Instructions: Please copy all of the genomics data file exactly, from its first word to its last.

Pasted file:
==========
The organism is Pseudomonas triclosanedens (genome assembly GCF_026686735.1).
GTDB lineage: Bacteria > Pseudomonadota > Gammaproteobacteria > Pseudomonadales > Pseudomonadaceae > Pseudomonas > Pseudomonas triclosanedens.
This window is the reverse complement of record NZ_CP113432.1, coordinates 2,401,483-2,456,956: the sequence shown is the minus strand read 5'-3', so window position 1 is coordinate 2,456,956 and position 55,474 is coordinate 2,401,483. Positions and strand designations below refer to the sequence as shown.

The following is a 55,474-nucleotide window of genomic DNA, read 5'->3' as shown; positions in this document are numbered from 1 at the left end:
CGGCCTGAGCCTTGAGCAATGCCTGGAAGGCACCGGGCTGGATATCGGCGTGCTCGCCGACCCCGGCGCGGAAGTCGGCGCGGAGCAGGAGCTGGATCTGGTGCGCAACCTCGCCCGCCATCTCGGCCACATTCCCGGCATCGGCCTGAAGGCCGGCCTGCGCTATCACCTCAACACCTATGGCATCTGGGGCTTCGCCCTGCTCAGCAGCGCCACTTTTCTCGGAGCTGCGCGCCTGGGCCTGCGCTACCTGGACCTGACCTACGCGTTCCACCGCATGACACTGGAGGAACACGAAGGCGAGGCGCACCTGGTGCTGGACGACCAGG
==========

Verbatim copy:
The organism is Pseudomonas triclosanedens (genome assembly GCF_026686735.1).
GTDB lineage: Bacteria > Pseudomonadota > Gammaproteobacteria > Pseudomonadales > Pseudomonadaceae > Pseudomonas > Pseudomonas triclosanedens.
This window is the reverse complement of record NZ_CP113432.1, coordinates 2,401,483-2,456,956: the sequence shown is the minus strand read 5'-3', so window position 1 is coordinate 2,456,956 and position 55,474 is coordinate 2,401,483. Positions and strand designations below refer to the sequence as shown.

The following is a 55,474-nucleotide window of genomic DNA, read 5'->3' as shown; positions in this document are numbered from 1 at the left end:
CGGCCTGAGCCTTGAGCAATGCCTGGAAGGCACCGGGCTGGATATCGGCGTGCTCGCCGACCCCGGCGCGGAAGTCGGCGCGGAGCAGGAGCTGGATCTGGTGCGCAACCTCGCCCGCCATCTCGGCCACATTCCCGGCATCGGCCTGAAGGCCGGCCTGCGCTATCACCTCAACACCTATGGCATCTGGGGCTTCGCCCTGCTCAGCAGCGCCACTTTTCTCGGAGCTGCGCGCCTGGGCCTGCGCTACCTGGACCTGACCTACGCGTTCCACCGCATGACACTGGAGGAACACGAAGGCGAGGCGCACCTGGTGCTGGACGACCAGG